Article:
Death of a Salesman

The late Tony de Brum’s moment of glory.

Tony de Brum, the Foreign Minister of the Marshall Islands (pop. 53,000) has died.

He will be remembered for one thing only. But it was a big thing, and de Brum was the hedgehog. I’ve told the story before. In the closing days of the COP 21 conference in December 2015 that negotiated the Paris Agreement on climate change, there was still a big gap between the developing countries and the rich ones.

The G77 alliance of developing countries, led by China, India and South Africa, was demanding more and more language on differentiated responsibilities, to the extent of effectively going back to the disastrous Kyoto principle that only rich countries had to cut; more finance than the $100 bn a year promised in Copenhagen; and language on loss and damage that was unacceptably strong to the rich countries. However, the alliance was divided on the 1.5 degree aspiration, with the big four – China, India, South Africa and Brazil – against it.

This opened the door for a well executed diplomatic wedge.  Tony de Brum of the Marshall Islands took the lead (at somebody’s suggestion, no telling whose) in forming a “coalition of high ambition”, including many of the G77 plus the EU, the USA, Canada and Australia. In effect, the rich countries offered 1.5 degrees to split the G77 and isolate the big four. The poor countries on their side had to drop the demands on differentiation and finance; on loss and damage, the difference seems to have been split – but crucially with no admission of legal liability (Decision, paragraph 52). Before the end, Brazil jumped ship too. Their troops having deserted to the enemy, China, India and South Africa folded, and the way was open for the deal.

It is most unlikely that de Brum thought this up. He was not otherwise known as a Talleyrand, far from it. When he attended a meeting of the IMO, the UN organisation responsible for shipping, he was surprised to find that his country’s delegation had been taken over by the Virginia corporation that manages, and takes most of the loot from, his county’s vast shipping registry. On grounds of complexity and cui bono, the prime suspect for the Paris coup is Todd Stern, the wily and experienced US envoy. De Brum’s role was as the front man, the harmless guy everybody likes, the salesman. Don’t despise that: and de Brum was not a mercenary but fighting for his tiny country’s vital interests. It took a lot of commitment, nerve and chutzpah to face down China and India, and de Brum’s held to the end.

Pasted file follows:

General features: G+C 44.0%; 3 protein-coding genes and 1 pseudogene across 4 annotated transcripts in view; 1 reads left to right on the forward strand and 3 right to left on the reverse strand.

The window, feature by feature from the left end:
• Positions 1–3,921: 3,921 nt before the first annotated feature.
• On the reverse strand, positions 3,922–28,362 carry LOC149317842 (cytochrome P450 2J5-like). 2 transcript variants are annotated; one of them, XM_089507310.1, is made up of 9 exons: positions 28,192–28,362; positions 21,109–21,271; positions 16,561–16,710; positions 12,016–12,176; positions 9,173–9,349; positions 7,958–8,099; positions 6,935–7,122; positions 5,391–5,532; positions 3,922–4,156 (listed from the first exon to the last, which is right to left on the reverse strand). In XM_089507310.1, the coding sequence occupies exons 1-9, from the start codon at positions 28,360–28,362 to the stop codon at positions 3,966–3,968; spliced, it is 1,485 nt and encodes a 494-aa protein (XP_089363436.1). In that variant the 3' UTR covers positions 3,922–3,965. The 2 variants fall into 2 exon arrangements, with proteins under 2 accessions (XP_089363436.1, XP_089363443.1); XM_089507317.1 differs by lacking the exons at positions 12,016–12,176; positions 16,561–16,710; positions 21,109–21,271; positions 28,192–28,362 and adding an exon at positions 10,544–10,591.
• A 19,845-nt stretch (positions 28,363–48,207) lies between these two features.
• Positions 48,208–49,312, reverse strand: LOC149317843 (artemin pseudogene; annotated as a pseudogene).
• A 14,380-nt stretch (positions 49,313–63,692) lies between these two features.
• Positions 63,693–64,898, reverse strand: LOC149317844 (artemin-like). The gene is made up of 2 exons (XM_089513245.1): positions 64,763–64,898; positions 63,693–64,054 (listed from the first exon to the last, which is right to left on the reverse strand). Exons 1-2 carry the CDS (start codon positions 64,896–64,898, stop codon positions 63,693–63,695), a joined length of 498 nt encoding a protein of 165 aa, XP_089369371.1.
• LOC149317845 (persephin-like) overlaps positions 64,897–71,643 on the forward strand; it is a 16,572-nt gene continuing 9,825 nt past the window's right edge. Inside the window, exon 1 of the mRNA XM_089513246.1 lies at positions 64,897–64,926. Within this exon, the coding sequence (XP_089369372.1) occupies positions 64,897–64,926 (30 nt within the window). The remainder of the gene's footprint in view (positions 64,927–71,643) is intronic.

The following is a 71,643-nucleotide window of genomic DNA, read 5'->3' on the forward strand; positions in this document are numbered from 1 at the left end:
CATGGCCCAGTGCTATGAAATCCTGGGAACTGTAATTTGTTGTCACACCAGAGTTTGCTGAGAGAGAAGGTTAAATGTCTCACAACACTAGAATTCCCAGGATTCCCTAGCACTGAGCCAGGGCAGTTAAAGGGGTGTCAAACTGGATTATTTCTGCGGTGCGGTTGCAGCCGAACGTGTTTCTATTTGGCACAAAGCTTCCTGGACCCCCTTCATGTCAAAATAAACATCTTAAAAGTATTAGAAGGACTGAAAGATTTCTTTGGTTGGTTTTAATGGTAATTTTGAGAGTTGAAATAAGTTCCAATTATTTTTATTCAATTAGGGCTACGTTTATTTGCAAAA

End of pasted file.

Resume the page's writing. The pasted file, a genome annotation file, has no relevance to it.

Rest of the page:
As it recedes into history, the Paris COP21 is emerging as one of the key moments in postwar history, on a par with the launch of the Marshall Plan or the signing of the Treaty of Rome. The inclusion of the 1.5 degree C target took far more knowledgeable observers than yours truly by surprise. Its role in the whole deal is to shift the Overton window: 2 degrees is no longer the wild upper limit of ambition, but the reasonable compromise that sensible men build into their calculations. The next steps in climate diplomacy will all be about whether to go firm on the harder target. There certainly won’t be any change in the easier one. Tillerson has conceded there are no actual US proposals for Trump’s promised “renegotiation” on the table, and if they were, they would be ignored.

A good man. RIP.

Author: James Wimberley

James Wimberley (b. 1946, an Englishman raised in the Channel Islands. three adult children) is a former career international bureaucrat with the Council of Europe in Strasbourg. His main achievements there were the Lisbon Convention on recognition of qualifications and the Kosovo law on school education. He retired in 2006 to a little white house in Andalucia, His first wife Patricia Morris died in 2009 after a long illness. He remarried in 2011. to the former Brazilian TV actress Lu Mendonça. The cat overlords are now three. I suppose I've been invited to join real scholars on the list because my skills, acquired in a decade of technical assistance work in eastern Europe, include being able to ask faux-naïf questions like the exotic Persians and Chinese of eighteenth-century philosophical fiction. So I'm quite comfortable in the role of country-cousin blogger with a European perspective. The other specialised skill I learnt was making toasts with a moral in the course of drunken Caucasian banquets. I'm open to expenses-paid offers to retell Noah the great Armenian and Columbus, the orange, and university reform in Georgia. James Wimberley's occasional publications on the web